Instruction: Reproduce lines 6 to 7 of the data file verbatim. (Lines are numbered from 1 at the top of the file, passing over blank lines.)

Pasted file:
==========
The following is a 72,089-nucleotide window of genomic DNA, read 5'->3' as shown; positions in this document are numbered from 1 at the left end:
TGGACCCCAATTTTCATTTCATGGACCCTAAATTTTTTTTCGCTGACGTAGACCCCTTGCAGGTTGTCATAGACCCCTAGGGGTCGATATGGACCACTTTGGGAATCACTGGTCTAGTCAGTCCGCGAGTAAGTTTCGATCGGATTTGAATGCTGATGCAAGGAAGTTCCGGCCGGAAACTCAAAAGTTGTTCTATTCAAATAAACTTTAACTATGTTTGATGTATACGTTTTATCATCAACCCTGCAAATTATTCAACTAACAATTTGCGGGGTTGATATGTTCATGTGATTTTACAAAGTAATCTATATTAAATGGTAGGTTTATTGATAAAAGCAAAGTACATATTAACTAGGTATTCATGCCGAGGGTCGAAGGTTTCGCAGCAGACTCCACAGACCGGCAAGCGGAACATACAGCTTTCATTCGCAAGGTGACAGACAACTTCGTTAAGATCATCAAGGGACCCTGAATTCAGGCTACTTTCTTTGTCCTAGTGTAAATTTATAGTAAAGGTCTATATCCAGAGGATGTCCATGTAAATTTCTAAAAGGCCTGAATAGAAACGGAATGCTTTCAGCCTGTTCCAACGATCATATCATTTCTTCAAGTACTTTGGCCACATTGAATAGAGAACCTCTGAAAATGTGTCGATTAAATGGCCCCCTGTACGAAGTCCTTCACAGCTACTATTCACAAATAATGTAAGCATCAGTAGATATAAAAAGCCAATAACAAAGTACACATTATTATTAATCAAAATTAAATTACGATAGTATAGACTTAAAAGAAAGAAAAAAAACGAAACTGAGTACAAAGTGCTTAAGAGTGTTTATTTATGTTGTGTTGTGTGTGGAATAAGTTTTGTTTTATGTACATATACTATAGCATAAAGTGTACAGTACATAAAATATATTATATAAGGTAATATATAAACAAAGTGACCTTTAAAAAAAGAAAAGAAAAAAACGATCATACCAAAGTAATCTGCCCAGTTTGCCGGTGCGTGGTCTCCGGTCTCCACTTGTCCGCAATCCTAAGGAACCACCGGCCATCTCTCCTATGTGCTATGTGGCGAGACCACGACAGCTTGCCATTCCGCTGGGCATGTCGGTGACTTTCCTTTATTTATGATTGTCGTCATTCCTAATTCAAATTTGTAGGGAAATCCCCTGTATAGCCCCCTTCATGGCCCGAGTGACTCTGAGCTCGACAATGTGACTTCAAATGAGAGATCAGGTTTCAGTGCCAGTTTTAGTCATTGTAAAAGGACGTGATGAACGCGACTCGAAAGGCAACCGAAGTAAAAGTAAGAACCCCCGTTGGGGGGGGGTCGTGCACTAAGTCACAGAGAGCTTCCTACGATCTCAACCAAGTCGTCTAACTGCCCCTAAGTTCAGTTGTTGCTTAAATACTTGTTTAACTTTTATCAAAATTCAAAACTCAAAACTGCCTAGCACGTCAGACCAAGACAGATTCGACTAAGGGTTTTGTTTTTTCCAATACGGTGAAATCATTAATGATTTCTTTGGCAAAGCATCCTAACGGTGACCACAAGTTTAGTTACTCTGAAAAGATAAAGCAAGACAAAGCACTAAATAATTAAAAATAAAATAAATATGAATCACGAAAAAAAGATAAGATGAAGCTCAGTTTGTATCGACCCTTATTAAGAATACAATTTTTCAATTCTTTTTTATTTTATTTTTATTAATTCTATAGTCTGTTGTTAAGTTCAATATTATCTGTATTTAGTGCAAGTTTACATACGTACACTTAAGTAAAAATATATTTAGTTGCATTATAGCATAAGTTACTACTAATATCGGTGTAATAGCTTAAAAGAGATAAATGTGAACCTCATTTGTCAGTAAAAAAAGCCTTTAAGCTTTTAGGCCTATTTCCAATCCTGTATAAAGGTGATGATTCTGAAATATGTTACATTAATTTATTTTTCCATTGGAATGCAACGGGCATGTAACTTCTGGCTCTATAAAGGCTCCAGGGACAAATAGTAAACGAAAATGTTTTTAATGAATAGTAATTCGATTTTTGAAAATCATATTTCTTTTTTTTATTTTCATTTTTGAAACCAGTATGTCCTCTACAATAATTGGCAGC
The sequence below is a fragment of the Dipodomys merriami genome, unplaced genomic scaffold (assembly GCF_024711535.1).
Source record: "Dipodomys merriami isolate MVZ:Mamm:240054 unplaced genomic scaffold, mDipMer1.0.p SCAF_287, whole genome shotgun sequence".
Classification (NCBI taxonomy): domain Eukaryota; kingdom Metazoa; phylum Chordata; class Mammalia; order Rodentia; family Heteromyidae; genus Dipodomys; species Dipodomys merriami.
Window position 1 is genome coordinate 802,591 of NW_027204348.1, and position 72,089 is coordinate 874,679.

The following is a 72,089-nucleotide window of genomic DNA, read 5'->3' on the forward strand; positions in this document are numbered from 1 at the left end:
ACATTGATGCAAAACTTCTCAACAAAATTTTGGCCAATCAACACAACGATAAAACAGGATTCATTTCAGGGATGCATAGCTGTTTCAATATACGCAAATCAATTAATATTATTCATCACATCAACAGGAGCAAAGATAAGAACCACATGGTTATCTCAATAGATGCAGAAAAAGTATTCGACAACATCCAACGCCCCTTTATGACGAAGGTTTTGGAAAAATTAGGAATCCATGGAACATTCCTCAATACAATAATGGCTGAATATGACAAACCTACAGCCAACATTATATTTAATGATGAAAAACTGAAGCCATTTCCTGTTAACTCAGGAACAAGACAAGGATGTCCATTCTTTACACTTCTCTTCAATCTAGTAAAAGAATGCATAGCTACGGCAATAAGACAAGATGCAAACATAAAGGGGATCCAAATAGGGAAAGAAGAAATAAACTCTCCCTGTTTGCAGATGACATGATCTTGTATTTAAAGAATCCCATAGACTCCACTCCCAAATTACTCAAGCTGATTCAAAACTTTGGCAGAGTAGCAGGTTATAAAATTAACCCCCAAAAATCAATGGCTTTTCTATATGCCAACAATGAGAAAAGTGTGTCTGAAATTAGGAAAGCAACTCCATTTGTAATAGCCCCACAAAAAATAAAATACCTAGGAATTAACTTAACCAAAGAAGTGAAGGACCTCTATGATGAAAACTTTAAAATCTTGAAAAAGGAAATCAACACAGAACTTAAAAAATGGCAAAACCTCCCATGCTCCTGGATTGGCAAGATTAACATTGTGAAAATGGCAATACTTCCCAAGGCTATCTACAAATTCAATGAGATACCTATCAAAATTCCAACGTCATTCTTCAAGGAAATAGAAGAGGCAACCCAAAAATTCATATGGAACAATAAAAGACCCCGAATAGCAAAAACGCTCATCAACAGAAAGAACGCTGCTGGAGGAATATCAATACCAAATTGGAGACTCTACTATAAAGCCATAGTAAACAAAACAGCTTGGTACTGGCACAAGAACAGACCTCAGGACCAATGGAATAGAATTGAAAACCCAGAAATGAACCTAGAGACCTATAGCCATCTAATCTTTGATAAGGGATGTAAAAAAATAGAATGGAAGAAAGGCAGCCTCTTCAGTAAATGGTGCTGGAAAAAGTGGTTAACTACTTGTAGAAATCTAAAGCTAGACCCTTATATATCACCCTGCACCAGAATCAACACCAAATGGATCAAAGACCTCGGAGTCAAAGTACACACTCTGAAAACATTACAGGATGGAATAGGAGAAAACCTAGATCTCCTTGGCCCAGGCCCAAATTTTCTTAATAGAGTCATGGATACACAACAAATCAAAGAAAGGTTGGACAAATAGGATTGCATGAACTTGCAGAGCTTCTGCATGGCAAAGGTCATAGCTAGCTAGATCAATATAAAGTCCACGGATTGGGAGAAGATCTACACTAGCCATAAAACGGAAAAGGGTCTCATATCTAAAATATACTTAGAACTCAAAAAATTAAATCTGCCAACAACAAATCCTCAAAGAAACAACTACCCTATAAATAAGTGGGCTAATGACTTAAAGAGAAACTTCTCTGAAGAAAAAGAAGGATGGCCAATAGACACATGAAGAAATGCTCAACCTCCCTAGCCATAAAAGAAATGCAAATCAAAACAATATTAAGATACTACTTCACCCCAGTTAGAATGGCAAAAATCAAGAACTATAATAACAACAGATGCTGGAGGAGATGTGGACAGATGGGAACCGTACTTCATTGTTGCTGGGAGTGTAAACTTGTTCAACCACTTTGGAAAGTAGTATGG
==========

Window position 1 is genome coordinate 802,591 of NW_027204348.1, and position 72,089 is coordinate 874,679.

The following is a 72,089-nucleotide window of genomic DNA, read 5'->3' on the forward strand; positions in this document are numbered from 1 at the left end: